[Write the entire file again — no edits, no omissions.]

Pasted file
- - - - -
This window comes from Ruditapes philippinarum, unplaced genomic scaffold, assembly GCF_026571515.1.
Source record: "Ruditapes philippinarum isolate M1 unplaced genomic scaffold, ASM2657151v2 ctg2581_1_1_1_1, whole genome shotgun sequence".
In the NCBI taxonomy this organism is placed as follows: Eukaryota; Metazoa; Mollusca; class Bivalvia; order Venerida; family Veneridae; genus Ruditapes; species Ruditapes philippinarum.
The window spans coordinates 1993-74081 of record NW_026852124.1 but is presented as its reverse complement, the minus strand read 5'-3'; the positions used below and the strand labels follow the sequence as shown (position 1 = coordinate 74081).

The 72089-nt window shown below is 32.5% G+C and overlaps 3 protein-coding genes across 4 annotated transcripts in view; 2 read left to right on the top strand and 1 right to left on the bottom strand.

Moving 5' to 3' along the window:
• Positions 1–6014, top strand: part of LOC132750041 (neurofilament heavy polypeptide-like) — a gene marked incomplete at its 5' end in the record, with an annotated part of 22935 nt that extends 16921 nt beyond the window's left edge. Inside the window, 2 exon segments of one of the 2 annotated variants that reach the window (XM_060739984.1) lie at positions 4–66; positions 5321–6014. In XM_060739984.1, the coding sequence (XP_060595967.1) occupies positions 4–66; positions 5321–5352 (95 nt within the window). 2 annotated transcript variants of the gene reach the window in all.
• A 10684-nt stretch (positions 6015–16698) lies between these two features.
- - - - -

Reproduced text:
This window comes from Ruditapes philippinarum, unplaced genomic scaffold, assembly GCF_026571515.1.
Source record: "Ruditapes philippinarum isolate M1 unplaced genomic scaffold, ASM2657151v2 ctg2581_1_1_1_1, whole genome shotgun sequence".
In the NCBI taxonomy this organism is placed as follows: Eukaryota; Metazoa; Mollusca; class Bivalvia; order Venerida; family Veneridae; genus Ruditapes; species Ruditapes philippinarum.
The window spans coordinates 1993-74081 of record NW_026852124.1 but is presented as its reverse complement, the minus strand read 5'-3'; the positions used below and the strand labels follow the sequence as shown (position 1 = coordinate 74081).

The 72089-nt window shown below is 32.5% G+C and overlaps 3 protein-coding genes across 4 annotated transcripts in view; 2 read left to right on the top strand and 1 right to left on the bottom strand.

Moving 5' to 3' along the window:
• Positions 1–6014, top strand: part of LOC132750041 (neurofilament heavy polypeptide-like) — a gene marked incomplete at its 5' end in the record, with an annotated part of 22935 nt that extends 16921 nt beyond the window's left edge. Inside the window, 2 exon segments of one of the 2 annotated variants that reach the window (XM_060739984.1) lie at positions 4–66; positions 5321–6014. In XM_060739984.1, the coding sequence (XP_060595967.1) occupies positions 4–66; positions 5321–5352 (95 nt within the window). 2 annotated transcript variants of the gene reach the window in all.
• A 10684-nt stretch (positions 6015–16698) lies between these two features.